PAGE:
W3C home > Mailing lists > Public > public-webpayments@w3.org > May 2012

Re: W3C workshop on payments and the Web?

From: Manu Sporny <msporny@digitalbazaar.com>
Date: Fri, 11 May 2012 14:15:28 -0400
Message-ID: <4FAD5740.6090804@digitalbazaar.com>
To: Dave Raggett <dsr@w3.org>
CC: public-webpayments@w3.org, Alan Bird <abird@w3.org>
On 05/11/12 06:46, Dave Raggett wrote:
> The W3C Team recently organized a task force on web payments as part
> of our headlights process for up and coming areas, and we would like
> to invite your comments on the information we have collected [1], and
> your suggestions for possible next steps in regard to standardization
> work at W3C.

Glad that you guys did this. I'm assuming that this was a first-step,
internal W3C Team-only thing? Further discussions about this topic
should certainly involve people that have been active on this mailing
list - either in the past or currently.

> There are many different possible approaches to payments on the Web,
> and we focused on the scenario where a web application is seeking a
> payment from the user. Web Intents looks like a promising means to
> allow for web applications to request payments, leaving the user free
> to pick her preferred means of payment.

That's only one part of the problem - the other part is how the web
application can trust that the response it gets from any particular
service can be trusted (this is what PaySwarm is focused on doing).

That is... the easy part is requesting the payment via a Web Intent. The
hard part is interoperability between the payment system and the web
app... or between the payment systems. For example:

* Is there a white list of services that have been "verified", much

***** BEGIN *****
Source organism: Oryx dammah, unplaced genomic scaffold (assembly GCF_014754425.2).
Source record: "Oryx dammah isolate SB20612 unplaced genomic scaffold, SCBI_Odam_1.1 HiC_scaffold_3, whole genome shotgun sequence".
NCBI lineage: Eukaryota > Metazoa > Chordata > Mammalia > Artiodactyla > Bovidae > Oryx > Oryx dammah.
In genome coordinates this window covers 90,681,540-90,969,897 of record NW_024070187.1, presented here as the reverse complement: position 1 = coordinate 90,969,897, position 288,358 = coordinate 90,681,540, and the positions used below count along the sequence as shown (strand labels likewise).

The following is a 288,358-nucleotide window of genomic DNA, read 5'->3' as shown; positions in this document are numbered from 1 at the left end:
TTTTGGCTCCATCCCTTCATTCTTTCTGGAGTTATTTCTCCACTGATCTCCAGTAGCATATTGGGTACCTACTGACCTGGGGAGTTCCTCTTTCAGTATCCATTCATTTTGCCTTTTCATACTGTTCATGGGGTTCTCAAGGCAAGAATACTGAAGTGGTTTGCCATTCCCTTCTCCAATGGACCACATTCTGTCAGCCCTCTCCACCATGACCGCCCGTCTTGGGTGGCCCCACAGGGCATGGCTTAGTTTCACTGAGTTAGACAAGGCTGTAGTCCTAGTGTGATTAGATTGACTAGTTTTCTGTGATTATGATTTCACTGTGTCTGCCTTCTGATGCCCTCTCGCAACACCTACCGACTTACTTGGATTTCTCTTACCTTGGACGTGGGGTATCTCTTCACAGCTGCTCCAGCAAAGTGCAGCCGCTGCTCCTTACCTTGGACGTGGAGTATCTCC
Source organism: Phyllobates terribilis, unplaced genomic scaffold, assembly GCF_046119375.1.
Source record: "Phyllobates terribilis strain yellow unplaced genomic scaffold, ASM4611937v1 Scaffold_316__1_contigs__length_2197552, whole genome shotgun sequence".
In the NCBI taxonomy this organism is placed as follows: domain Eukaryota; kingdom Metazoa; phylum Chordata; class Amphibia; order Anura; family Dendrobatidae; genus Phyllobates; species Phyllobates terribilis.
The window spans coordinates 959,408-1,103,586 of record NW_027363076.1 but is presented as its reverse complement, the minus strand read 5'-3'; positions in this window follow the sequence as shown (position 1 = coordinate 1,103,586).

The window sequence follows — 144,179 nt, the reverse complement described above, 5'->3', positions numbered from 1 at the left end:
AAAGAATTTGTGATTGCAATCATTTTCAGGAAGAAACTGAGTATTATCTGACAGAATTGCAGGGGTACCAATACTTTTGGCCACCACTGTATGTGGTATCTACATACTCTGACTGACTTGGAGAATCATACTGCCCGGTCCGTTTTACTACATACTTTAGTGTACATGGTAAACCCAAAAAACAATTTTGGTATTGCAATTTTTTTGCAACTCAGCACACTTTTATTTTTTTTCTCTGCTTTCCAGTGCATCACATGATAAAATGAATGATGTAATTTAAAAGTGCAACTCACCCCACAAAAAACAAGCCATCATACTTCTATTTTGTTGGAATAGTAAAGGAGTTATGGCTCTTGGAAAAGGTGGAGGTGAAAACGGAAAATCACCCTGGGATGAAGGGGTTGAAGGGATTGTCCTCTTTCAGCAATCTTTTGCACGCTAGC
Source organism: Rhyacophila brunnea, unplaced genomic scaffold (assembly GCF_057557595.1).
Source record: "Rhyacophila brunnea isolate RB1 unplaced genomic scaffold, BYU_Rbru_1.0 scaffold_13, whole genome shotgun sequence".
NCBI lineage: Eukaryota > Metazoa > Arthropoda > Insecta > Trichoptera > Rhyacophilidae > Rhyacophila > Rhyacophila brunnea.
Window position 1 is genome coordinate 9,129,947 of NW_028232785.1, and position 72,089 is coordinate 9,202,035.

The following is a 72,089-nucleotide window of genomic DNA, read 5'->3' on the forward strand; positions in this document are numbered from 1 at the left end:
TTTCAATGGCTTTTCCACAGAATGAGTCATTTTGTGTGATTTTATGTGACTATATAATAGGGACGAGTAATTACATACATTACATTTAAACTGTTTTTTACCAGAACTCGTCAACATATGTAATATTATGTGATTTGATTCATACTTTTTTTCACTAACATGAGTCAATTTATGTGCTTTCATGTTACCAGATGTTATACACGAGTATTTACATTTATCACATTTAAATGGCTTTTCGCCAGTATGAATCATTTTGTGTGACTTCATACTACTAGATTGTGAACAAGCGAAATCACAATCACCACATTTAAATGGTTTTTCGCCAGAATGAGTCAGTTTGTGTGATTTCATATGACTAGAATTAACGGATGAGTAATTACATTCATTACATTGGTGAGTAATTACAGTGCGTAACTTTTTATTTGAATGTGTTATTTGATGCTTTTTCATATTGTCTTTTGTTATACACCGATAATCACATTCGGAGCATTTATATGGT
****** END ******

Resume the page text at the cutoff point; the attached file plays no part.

like the list of trusted root certificate authorities? (hard)
* What kind of message does the payment service send to the web app?
  (hard)
* How does the web app specify the callback location? (easy)
* Are digital signatures involved? (hard)
* Who is responsible for relaying the "digital receipt" back to the
  web app? The user agent, or the payment provider? (hard)
* Should the payment providers be interoperable? (hard)

> This approach is agnostic with respect to the many existing or
> planned payment solutions.

I don't think it's that simple... specifically regarding who qualifies
as a payment provider, who maintains the white-list, how is that list
put together, and what message should come back to the Web app
certifying that the purchase happened successfully.

For instance, if the customer has a Google Wallet and the web app uses
PayPal - how does the money go from Google Wallet to PayPal?

> There is also a role for standards aimed at enabling value-added
> third party services that complement payment services.

Agreed.

> What should W3C do next?  We could organize a workshop later this
> year or early next year,

I'd suggest early next year... I'm also concerned about a number of the
participants in this mailing list being able to attend, as many of them
are running small start-ups or are weekend warriors on these projects.
Additionally, PayPal, Google, Flattr and most of the existing payment
providers are not yet a participating and may never participate as
interoperability is a threat to their market share.

I'm not saying that a workshop is a bad idea - I'm just saying that I
don't know if we have a good handle on what would or should happen at
such a workshop - other than brainstorming.

In any case, there is plenty of time to plan such a workshop - although,
I'm a bit skeptical of it "helping" at this stage. That said, it would
be good to get all of the companies listed in the wiki page you created
together to have some open talks about potential collaboration points.

-- manu

-- 
Manu Sporny (skype: msporny, twitter: manusporny)
President/CEO - Digital Bazaar, Inc.
blog: PaySwarm Website for Developers Launched
http://digitalbazaar.com/2012/02/22/new-payswarm-alpha/
Received on Friday, 11 May 2012 18:15:56 UTC

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